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Bryson not setting goals ahead of major debut as pro

MAKING his debut as a professional in a major is a new journey for the eccentric Bryson DeChambeau at the US Open this week.

HE has already played two majors as an amateur and even earned low amateur honours at this year’s US Masters, but playing as a professional in the 2016 US Open is a new journey for the eccentric Bryson DeChambeau. 

For the rookie pro, this week isn't about winning just yet, it's about having a game plan for the course - hitting fairways and greens.

Tying for 21st at Augusta National Golf Club to end your amateur career is nothing to sneeze at, even if DeChambeau was in serious contention after 35 holes. 

However, this week at Oakmont Country Club will be a new test, not just the golf course but the need for strong mental aptitude to grind it out when there is far more expectation placed on you since missing the cut at Chambers Bay last year.

“The biggest thing that’s changed [since turning pro in April after the US Masters] has been learning how to be patient,” DeChambeau told Golf Link after hitting balls with coach Mike Schy at Oakmont’s driving range.

“When you get out here you want to win, you want to get your card you want to do all those things. But this is a journey, it’s not gonna be completed in one year, I hope not at least.”

“This is something thats gonna take a long time. So I think that, looking at it from that perspective and sitting back from it and going “alright, this is a long journey, don’t rush yourself and don’t try and get flustered over the small, simple things. 

“So, I think that’s been the biggest adjustment that I’ve had to make and I’m getting better at it each and every week.”

DeChambeau has developed a huge global fan base because of his single length shafts and one-plane swing, but he has always seemed to back it up on course as well.



As an amateur last year he became just the fifth player to win the NCAA and US Amateur titles in the same year and, along with his terrific performance at Augusta, he finished tied for fourth at the Heritage Classic in April when he made his tournament debut as a pro.

Even though he doesn’t yet have status on the PGA Tour, he is already a global name in golf and DeChambeau has taken the support from the public in his stride.

Even at Oakmont where the best players and biggest stars in the game are teeing it up, the Californian gets mobbed by spectators when he walks the course and practise facilities. 

“A lot of buzz, I guess, It’s nice! I’m completely fine with it,” DeChambeau said with a smile.

“I love hanging out and talking to people and signing some autographs. It’s always fun to interact with the fans because they’re the ones who make this a special event.

“It’s not just the USGA. They obviously do an incredible job but its the patrons, it's the people out here who are watching that are making this golf tournament what it is.” 

His focus, though, is still on the major championship which begins on Thursday and he applied his scientific and analytical mind to the tournament.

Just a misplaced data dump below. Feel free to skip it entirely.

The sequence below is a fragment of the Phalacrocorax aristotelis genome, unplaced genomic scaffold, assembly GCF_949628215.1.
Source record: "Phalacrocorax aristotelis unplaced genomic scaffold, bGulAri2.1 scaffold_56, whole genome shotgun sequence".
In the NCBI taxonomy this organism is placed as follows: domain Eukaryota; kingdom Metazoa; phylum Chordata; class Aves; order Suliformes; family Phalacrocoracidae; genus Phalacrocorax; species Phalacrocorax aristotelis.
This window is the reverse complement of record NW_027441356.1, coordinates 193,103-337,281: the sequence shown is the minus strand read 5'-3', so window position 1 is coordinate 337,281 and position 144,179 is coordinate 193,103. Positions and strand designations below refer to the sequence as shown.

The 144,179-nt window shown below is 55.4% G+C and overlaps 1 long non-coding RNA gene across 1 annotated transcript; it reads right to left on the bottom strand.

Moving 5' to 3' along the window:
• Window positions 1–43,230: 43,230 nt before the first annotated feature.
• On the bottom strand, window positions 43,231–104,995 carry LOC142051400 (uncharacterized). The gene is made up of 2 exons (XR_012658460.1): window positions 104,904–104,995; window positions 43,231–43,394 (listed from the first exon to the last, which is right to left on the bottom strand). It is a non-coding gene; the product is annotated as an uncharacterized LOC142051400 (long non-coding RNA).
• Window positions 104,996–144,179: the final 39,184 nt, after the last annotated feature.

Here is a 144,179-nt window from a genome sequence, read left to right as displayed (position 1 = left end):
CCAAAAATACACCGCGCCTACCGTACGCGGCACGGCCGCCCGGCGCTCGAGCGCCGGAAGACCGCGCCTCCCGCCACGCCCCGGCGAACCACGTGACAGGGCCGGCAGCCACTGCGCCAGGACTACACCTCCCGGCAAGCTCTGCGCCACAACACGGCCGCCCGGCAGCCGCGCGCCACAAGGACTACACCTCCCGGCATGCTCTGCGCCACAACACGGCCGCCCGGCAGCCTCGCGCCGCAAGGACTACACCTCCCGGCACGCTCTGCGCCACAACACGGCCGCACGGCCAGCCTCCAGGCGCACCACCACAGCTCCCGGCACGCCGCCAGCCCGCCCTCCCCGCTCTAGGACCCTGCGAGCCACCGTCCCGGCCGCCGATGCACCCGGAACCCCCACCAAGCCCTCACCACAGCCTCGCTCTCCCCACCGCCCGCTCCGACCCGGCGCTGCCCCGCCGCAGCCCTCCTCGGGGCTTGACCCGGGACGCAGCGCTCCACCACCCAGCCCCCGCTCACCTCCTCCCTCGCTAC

“I love the golf course, it’s a ball strikers paradise,” DeChambeau said.

“Most people are talking about the greens, I’m talking about tee shots. The guys who hit the most fairways and the most greens are gonna win this golf tournament. Putting - it’s a two putt golf course. 

“The person who limits their three putts, hits the fairways, hits the greens is gonna win the event.”

Earlier in the day, fellow American Phil Mickelson sat in a press conference and told the media tee shots will be the most important factor for him this week - not his world-class short game.

“Phil’s a very bright, intelligent guy and I definitely got a little tips from him and I’m glad he’s saying the same thing,” DeChambeau said when told of Phil’s course management plan this week.

“[Phil and Jason Day] have got great short games, but unfortunately here the penalties are so brutal. I don’t think it’s even gonna matter. It’s literally taking it out of play. 

“Even if you weren’t short sided you’re still not guaranteed getting up and down. You have to get up and down and get lucky. It’s probably going to be a 25 per cent chance on average that people are going to get up and down if they miss the green.”

As is tradition with the the USGA and the US Open, the defending champion and reigning US Amateur and British Open champions are group together for the first two rounds.

But when DeChambeau turned pro two months ago, he forfeited the chance to play in both the US and British Opens this year after qualifying by winning the US Amateur last year. 

However, he said he redeemed himself by recently earning a spot in this week's field at Oakmont after finishing second at sectional qualifying in Columbus, Ohio.

Even though the path to the championship was altered, the USGA still kept to tradition and paired him with defending champ Spieth and 2015 British Open winner Zach Johnson.

“I was pretty impressed that the USGA did that,” DeChambeau said. “I’m very pleased that they put me in a nice group. Especially with guys that are really solid golfers and people. 

“Jordan’s an incredible person and ambassador for the game. Zach’s an incredible ambassador for the game, so I’m glad to be by their side.”

As for his goals this week?

“Don’t set goals,” DeChambeau confirmed. “In relation to winning, any of that. I set goals upon the basis of me hitting fairways. If I’m able to to hit 11 to 13 fairways a round, I’ll be happy with that.”

DeChambeau, Spieth and Johnson will tee off from the 10th tee on Thursday at 8:35am (local Pittsburgh time). 



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